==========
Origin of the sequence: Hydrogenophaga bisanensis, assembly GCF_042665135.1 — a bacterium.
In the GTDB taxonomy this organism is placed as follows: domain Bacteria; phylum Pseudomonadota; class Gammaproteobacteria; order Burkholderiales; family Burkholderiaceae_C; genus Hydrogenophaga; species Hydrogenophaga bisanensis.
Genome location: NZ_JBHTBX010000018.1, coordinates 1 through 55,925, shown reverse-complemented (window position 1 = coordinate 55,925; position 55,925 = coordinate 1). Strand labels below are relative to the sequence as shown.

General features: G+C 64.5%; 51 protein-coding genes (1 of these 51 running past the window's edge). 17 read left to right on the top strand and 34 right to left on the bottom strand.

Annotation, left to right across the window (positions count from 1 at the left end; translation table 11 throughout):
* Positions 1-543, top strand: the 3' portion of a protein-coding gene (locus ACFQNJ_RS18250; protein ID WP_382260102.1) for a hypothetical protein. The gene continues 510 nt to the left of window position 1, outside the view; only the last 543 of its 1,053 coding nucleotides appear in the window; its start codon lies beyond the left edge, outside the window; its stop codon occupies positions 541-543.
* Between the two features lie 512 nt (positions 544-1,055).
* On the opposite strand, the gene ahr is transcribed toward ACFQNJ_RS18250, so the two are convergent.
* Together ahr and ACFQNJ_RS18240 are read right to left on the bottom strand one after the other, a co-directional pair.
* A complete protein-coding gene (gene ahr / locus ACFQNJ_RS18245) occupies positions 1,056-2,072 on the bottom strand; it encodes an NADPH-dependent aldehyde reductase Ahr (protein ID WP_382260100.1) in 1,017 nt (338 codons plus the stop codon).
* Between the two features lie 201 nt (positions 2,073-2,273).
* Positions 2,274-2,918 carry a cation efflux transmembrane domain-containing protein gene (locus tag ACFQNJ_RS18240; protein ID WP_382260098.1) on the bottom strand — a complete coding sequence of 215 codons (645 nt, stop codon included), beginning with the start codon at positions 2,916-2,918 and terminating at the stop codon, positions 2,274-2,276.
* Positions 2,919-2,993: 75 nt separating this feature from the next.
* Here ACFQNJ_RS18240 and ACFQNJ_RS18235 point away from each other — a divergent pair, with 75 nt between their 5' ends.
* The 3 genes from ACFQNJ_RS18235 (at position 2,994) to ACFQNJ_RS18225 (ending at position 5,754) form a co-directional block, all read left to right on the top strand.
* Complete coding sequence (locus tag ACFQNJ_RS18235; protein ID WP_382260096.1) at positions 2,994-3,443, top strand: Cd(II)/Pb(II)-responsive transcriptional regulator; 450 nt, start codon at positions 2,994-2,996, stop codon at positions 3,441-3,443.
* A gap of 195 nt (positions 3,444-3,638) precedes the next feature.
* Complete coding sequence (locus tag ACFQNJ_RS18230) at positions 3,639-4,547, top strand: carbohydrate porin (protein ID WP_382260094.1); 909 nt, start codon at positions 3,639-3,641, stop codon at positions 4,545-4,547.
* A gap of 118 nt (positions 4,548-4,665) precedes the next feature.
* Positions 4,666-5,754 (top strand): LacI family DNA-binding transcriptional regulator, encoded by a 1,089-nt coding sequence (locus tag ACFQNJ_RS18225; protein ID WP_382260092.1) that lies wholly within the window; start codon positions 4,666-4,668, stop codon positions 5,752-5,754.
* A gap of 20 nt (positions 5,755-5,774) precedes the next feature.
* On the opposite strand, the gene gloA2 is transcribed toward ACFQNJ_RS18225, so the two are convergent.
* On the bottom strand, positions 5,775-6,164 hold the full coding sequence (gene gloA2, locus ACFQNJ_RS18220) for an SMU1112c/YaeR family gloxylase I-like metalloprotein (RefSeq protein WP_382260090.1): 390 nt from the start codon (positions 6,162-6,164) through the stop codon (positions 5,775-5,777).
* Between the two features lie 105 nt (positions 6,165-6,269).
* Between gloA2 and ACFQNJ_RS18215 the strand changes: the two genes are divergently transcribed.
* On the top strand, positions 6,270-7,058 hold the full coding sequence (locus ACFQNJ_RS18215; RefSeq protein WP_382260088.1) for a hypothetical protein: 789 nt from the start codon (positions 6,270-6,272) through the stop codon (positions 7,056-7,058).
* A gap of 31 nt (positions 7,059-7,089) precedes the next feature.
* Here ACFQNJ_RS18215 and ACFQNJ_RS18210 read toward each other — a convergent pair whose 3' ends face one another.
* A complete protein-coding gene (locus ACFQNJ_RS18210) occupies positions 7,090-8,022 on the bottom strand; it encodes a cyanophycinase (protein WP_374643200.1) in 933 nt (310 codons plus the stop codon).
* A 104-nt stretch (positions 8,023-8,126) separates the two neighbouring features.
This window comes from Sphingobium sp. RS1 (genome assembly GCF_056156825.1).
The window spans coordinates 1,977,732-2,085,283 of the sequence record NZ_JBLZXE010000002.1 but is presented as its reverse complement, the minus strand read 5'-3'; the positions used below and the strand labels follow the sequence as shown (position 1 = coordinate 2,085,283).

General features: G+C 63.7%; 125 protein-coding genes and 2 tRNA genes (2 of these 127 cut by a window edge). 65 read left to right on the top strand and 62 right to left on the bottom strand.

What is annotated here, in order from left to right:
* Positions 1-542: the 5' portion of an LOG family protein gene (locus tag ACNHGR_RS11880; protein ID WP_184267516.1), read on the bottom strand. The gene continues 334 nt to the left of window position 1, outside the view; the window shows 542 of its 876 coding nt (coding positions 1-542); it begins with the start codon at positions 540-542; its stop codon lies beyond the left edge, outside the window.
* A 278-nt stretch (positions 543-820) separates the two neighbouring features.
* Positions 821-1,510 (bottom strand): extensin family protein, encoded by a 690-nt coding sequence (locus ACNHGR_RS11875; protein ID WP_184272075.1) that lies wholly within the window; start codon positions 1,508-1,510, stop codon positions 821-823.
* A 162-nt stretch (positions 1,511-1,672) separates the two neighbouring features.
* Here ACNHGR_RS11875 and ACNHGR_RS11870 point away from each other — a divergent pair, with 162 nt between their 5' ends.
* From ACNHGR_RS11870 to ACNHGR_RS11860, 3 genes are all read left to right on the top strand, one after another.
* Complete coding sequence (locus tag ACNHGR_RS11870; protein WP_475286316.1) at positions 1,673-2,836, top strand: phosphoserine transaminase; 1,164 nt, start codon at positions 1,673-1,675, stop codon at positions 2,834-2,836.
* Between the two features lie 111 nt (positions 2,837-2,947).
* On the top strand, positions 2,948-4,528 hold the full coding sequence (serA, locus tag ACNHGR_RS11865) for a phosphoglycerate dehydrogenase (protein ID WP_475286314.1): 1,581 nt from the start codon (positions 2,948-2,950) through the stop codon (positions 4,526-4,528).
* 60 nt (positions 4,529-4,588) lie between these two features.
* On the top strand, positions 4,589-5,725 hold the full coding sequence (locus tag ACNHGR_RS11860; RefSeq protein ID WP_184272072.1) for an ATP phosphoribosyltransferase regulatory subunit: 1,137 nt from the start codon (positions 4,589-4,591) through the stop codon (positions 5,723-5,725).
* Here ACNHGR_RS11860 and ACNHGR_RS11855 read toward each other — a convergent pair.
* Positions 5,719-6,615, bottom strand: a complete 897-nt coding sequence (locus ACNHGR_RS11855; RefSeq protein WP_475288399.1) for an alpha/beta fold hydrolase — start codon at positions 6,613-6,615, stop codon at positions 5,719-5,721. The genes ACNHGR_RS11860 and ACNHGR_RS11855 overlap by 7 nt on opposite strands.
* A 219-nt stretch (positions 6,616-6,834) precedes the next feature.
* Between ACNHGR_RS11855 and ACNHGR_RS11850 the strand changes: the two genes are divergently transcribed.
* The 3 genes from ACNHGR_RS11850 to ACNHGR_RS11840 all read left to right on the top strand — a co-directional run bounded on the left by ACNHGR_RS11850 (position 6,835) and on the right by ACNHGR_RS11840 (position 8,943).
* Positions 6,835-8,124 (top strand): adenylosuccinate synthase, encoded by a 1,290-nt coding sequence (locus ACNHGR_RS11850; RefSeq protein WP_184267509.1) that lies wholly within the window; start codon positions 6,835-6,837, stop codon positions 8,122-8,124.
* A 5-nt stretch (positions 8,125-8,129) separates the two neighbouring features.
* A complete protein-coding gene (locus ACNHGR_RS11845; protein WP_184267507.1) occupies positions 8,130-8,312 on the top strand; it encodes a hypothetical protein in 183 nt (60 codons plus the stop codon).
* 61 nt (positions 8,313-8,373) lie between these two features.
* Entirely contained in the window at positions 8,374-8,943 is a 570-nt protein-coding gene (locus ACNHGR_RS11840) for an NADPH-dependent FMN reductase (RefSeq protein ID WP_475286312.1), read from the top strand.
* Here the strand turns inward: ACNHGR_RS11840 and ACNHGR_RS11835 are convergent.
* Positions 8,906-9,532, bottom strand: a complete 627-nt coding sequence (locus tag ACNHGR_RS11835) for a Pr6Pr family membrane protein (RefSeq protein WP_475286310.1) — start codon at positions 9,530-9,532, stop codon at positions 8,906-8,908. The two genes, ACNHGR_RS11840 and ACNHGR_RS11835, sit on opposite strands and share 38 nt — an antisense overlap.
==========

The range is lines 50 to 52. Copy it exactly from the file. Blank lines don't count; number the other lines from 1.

* The 3 genes from ACNHGR_RS11850 to ACNHGR_RS11840 all read left to right on the top strand — a co-directional run bounded on the left by ACNHGR_RS11850 (position 6,835) and on the right by ACNHGR_RS11840 (position 8,943).
* Positions 6,835-8,124 (top strand): adenylosuccinate synthase, encoded by a 1,290-nt coding sequence (locus ACNHGR_RS11850; RefSeq protein WP_184267509.1) that lies wholly within the window; start codon positions 6,835-6,837, stop codon positions 8,122-8,124.
* A 5-nt stretch (positions 8,125-8,129) separates the two neighbouring features.